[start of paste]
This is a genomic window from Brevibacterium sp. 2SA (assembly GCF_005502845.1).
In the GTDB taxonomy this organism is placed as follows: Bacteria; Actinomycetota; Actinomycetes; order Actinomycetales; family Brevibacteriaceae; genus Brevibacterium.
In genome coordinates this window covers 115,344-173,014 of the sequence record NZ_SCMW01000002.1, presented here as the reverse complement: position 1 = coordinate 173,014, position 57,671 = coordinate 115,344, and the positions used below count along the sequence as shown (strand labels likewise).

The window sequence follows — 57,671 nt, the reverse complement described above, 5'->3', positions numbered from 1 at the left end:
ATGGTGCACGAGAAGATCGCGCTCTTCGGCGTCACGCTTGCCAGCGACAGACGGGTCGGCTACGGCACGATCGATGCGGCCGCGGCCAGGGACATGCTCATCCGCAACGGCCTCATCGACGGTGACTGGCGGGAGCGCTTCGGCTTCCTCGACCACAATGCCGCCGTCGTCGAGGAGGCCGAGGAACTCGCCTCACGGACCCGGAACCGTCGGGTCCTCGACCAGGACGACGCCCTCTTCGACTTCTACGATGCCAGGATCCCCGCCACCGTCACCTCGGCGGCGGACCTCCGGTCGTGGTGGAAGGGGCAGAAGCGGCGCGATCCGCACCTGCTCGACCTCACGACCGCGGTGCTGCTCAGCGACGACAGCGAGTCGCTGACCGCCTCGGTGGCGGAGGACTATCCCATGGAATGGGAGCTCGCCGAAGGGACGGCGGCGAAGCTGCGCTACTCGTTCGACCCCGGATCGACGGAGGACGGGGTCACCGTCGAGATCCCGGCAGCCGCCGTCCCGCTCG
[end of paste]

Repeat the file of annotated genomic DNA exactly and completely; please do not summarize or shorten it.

This is a genomic window from Brevibacterium sp. 2SA (assembly GCF_005502845.1).
In the GTDB taxonomy this organism is placed as follows: Bacteria; Actinomycetota; Actinomycetes; order Actinomycetales; family Brevibacteriaceae; genus Brevibacterium.
In genome coordinates this window covers 115,344-173,014 of the sequence record NZ_SCMW01000002.1, presented here as the reverse complement: position 1 = coordinate 173,014, position 57,671 = coordinate 115,344, and the positions used below count along the sequence as shown (strand labels likewise).

The window sequence follows — 57,671 nt, the reverse complement described above, 5'->3', positions numbered from 1 at the left end:
ATGGTGCACGAGAAGATCGCGCTCTTCGGCGTCACGCTTGCCAGCGACAGACGGGTCGGCTACGGCACGATCGATGCGGCCGCGGCCAGGGACATGCTCATCCGCAACGGCCTCATCGACGGTGACTGGCGGGAGCGCTTCGGCTTCCTCGACCACAATGCCGCCGTCGTCGAGGAGGCCGAGGAACTCGCCTCACGGACCCGGAACCGTCGGGTCCTCGACCAGGACGACGCCCTCTTCGACTTCTACGATGCCAGGATCCCCGCCACCGTCACCTCGGCGGCGGACCTCCGGTCGTGGTGGAAGGGGCAGAAGCGGCGCGATCCGCACCTGCTCGACCTCACGACCGCGGTGCTGCTCAGCGACGACAGCGAGTCGCTGACCGCCTCGGTGGCGGAGGACTATCCCATGGAATGGGAGCTCGCCGAAGGGACGGCGGCGAAGCTGCGCTACTCGTTCGACCCCGGATCGACGGAGGACGGGGTCACCGTCGAGATCCCGGCAGCCGCCGTCCCGCTCG